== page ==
You can see that their view shows video time vs. skill time and energy points earned. They can also click the individual colored bars to dig in deeper.

Progress Over Time:
This is another way to view student’s progress while working on the website.
The bottom of the graph shows the days working on the site, and all of those circles are skills completed. So when I hovered over a student’s (shown in a color) small circles, the highest circle is the last skill completed.

Energy Points:
This is directly connected with the amount of energy points the students receive as they complete tasks (read more about this in my other blog post: Khan Academy Part 1). A fun thing to do is create a goal to earn so many energy points by a specific date, or turn individual energy point accumulation into a friendly competition!

The last view on the coaches tab is Goals. You can read more about students setting personal goals for themselves in my other blog post found here. But, as the coach, you can see how your students are progressing towards individual goals, and you can also see the new goals students have set for themselves.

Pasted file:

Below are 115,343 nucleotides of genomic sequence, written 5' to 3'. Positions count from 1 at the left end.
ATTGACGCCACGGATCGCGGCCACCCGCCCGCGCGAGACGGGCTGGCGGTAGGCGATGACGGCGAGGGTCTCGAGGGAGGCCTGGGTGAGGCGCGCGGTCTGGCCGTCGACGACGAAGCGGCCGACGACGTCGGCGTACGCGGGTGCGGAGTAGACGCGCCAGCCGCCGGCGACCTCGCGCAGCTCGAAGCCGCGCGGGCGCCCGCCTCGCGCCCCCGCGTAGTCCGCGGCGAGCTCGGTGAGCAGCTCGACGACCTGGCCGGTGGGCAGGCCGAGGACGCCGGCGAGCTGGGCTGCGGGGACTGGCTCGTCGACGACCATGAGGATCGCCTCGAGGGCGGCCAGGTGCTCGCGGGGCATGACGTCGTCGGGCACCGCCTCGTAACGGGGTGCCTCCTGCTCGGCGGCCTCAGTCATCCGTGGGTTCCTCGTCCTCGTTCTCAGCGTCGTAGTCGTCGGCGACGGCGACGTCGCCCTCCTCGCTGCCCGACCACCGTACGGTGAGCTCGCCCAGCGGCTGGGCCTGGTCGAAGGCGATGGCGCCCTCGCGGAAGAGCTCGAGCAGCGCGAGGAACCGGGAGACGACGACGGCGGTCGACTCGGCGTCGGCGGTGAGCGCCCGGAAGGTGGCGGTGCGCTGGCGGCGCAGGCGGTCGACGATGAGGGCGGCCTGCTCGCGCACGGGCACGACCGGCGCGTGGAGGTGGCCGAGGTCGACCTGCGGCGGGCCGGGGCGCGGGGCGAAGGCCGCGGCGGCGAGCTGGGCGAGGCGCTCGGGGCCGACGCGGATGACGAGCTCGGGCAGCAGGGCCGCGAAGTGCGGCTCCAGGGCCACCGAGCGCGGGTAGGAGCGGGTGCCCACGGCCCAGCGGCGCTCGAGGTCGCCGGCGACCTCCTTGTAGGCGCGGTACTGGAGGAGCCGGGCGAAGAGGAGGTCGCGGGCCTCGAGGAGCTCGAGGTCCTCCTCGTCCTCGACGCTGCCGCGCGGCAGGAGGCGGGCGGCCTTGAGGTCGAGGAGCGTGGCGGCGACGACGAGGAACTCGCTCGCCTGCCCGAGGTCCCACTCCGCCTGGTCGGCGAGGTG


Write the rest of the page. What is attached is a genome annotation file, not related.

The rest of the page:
Like the other coaches view options above, you can also click each of these colored bars to find out more detailed information.

Remember that students can also see all of this information in their own profiles. This data helps give them a quick view of their progress and also allows them to see how they have been spending their time on Khan Academy.

Being that my students are masters at tracking their own data, they now understand the benefits of tracking their own learning and understanding and have even grown to love this process of seeing their mastery of content. Using Khan is another fabulous tool to support data tracking and what’s even better is that with the individuality of this website, students get the opportunity to steer their own ships. Can’t ask for anything better than that!